I want to have an additional 120v fan come on when the AC unit is on. Am I able to wire that off the thermostat somehow?

  • 2
    \$\begingroup\$ This is not exactly off-topic here but you might get better knowledgeable answers at diy.stackexchange.com . \$\endgroup\$
    – Kevin Reid
    May 8, 2018 at 18:59
  • 1
    \$\begingroup\$ You definitely can not connect 120 V directly to the thermostat. You might be able to operate a relay with a coil voltage that matches the voltage used by the AC unit, but I tried something like that and my AC/heating unit did not seem to be able to supply the additional current. \$\endgroup\$
    – user80875
    May 8, 2018 at 19:11
  • \$\begingroup\$ If the power consumption of the idle AC unit is low enough, you can maybe use a master/slave powerstrip. \$\endgroup\$
    – user25923
    May 9, 2018 at 7:12

2 Answers 2


Here is an external, low-tech solution. Put a sail switch in front of the ac unit. Wire the switch in series with the secondary fan. A small open-ended box could enclose the switch and terminals. The airflow would turn it on.
If it is a central ac system you could put a thermodisc at one of the registers or at the plenum. Use a "for heating" model that switches on when it detects cold air.


Disclaimer: I am not an AC specialist so, take this with grain (or sack) of salt.

It all depends on what the function of this additional fan is and how old your system is (things might get somewhat complicated if you have heat pump system).

If it is to supplement indoor air circulation then you should be able to control it from thermostat. Usually thermostat connects red (~24V) wire to green (fan) wire when the fan is switched on. Or, if you want additional fan running only with AC then use red + yellow (cooling) pair instead.

Now, if you have black (common) wire is available, measure voltage between it and green/yellow wires when fan comes on. If you see 24V - great, you are half way there. You can check this question for one simple solution to your problem... or you can continue reading on my somewhat more cumbersome solution.

If there is no black wire, uh-oh... you are in trouble. The problem is that in most setups black wire is missing. What you need then is a way to detect when red wire is connected to green/yellow wires by relay in thermostat.

I think in both cases your best bet is cheap relay module like this one. relay module There are tons of them on internet. Note two things though - there must be optocoupler on board (look for "isolation" in the description and that big black chip on photo), and the relay must be rated for your fan's voltage and current. The coil voltage does not matter, you won't be powering it from thermostat. They are available in 3, 5, 12 and 24V, so just pick the one you can get suitable wall adapter for.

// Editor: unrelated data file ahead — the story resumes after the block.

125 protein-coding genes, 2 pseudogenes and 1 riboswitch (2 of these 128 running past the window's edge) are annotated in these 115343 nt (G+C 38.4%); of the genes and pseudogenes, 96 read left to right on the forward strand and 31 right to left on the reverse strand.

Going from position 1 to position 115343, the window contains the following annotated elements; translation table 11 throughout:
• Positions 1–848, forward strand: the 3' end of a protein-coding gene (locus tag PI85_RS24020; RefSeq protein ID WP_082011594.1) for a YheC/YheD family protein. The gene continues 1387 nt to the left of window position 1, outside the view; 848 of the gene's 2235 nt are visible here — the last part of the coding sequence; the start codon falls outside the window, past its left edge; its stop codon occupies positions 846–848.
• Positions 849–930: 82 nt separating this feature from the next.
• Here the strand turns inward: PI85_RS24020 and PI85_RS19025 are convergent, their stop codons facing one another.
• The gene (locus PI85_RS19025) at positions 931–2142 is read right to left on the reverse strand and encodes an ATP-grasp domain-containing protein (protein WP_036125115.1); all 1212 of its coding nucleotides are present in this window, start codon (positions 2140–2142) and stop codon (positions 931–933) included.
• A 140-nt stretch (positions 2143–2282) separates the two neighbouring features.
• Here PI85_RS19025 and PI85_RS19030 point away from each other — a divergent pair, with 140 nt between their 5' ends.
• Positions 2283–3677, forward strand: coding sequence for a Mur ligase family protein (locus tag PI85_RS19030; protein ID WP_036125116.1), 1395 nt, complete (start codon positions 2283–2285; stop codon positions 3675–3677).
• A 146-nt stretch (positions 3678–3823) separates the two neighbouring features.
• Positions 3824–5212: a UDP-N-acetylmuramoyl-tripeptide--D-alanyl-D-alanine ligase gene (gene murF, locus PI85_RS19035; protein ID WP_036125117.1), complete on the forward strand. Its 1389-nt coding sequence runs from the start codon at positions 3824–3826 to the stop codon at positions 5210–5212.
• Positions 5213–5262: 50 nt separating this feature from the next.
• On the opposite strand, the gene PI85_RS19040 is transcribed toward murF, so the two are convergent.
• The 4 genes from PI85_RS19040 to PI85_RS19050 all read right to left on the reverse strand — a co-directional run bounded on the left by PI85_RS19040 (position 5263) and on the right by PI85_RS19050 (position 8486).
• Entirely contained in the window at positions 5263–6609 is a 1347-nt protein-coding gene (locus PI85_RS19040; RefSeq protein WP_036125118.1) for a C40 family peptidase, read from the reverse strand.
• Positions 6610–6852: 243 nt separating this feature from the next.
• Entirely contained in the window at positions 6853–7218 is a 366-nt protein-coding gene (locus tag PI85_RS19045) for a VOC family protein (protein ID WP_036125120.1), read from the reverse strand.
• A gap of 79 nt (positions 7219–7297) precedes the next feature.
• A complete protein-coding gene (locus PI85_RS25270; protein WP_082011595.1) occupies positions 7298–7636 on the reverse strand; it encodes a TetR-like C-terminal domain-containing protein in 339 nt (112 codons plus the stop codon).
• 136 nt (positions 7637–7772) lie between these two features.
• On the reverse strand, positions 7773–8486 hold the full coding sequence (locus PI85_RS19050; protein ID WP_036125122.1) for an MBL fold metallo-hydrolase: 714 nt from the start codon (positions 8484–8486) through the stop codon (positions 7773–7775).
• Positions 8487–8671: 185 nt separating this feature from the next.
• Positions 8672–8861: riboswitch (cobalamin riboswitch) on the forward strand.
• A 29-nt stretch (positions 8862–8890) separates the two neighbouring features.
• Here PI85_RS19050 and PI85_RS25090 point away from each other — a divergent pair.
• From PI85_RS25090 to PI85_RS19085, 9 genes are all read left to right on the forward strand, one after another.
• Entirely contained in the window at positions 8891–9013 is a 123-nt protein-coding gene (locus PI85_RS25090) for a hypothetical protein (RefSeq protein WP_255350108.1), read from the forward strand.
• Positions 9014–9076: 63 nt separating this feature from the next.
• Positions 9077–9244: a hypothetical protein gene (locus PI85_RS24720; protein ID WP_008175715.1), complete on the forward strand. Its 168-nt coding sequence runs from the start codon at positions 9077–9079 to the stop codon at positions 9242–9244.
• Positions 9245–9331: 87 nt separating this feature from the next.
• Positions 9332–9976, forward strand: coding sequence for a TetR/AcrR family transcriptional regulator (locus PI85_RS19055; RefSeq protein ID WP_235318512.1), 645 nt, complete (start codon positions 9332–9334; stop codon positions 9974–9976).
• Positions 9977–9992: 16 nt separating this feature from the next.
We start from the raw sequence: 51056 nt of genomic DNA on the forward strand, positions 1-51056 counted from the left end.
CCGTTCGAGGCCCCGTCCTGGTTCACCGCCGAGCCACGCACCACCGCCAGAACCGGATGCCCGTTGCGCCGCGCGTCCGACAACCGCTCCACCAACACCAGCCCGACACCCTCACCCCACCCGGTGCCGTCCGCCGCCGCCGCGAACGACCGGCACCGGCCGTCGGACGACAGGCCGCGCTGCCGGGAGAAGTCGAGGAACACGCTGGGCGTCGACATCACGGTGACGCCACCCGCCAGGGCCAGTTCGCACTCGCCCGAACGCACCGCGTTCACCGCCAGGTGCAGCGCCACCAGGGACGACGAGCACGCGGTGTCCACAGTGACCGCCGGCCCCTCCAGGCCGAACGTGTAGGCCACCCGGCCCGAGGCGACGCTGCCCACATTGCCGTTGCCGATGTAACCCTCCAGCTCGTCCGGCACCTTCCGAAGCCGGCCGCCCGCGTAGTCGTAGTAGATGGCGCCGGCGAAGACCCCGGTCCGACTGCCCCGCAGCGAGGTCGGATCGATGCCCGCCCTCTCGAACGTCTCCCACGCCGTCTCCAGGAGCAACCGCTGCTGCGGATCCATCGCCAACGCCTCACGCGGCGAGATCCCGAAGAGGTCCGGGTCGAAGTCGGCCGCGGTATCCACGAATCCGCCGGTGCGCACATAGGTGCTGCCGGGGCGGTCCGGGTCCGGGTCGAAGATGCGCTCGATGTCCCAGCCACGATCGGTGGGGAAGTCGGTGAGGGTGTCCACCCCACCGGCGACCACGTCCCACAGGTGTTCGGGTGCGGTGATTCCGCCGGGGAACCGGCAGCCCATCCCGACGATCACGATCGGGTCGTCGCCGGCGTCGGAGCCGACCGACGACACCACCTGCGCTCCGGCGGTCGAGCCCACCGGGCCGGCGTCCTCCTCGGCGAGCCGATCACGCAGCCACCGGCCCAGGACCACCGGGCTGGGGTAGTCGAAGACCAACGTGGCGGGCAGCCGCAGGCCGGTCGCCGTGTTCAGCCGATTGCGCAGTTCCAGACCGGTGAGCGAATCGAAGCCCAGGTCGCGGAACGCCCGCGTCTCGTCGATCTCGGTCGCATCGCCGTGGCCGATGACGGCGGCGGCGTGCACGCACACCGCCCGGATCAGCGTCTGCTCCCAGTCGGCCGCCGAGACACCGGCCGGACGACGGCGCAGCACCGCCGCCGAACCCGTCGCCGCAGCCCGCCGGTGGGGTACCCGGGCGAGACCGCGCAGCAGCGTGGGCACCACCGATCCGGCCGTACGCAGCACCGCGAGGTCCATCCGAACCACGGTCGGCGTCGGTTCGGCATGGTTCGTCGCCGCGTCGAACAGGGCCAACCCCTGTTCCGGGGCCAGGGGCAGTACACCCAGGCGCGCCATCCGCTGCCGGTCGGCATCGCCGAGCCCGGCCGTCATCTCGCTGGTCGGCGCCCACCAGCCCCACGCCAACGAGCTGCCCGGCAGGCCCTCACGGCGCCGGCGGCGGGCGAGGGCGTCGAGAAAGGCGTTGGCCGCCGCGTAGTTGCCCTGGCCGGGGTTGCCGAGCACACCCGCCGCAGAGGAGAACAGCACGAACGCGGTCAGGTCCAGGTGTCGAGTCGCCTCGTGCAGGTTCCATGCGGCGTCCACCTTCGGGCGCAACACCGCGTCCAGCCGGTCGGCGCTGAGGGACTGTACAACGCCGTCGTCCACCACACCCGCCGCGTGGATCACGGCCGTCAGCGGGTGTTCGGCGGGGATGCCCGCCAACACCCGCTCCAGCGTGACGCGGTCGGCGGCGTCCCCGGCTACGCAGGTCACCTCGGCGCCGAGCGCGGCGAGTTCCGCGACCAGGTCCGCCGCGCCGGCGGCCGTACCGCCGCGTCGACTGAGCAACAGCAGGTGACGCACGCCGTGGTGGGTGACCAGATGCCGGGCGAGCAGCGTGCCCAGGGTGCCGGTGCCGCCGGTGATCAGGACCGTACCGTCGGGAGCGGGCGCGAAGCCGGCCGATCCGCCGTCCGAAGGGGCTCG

Now, here is where things get tricky. I cannot help you with schematics without knowing the specific board. You have to trace the PCB to figure it out by yourself. But the gist of it goes like this:

if you found black wire (see above) then voltage between it and green/yellow will be your triggering voltage - connect one to ground, another to input and you are done. Otherwise you have to use red and green/yellow pair, and your trigger would be an absence of voltage when thermostat shorts these together. Also your fan will be connected to NC (normally closed) output terminals. Make sure your relay is not overheating, since it will be ON all the time the fun is not working.

In both cases you need about 2.4K resistor in series with either of wires. I would also recommend a diode in series, just in case the LED in optocoupler cannot handle reverse 24V. Any cheap diode with reverse voltage > 30V and current > 100mA would do.

Now, if what you want is to supplement the air flow over outdoor AC unit that is completely different story. Those usually have two pairs of wires coming in - one is mains power and another is controlling voltage, most likely an extension of yellow+black wires from thermostat. So, theoretically you can use those just as above, but you better ask a specialist about it.

Also, if they are indeed black/yellow pair, that would be a nice alternative spot to connect indoor fan to. Good luck and work safe.


Your Answer

By clicking “Post Your Answer”, you agree to our terms of service and acknowledge you have read our privacy policy.

Not the answer you're looking for? Browse other questions tagged or ask your own question.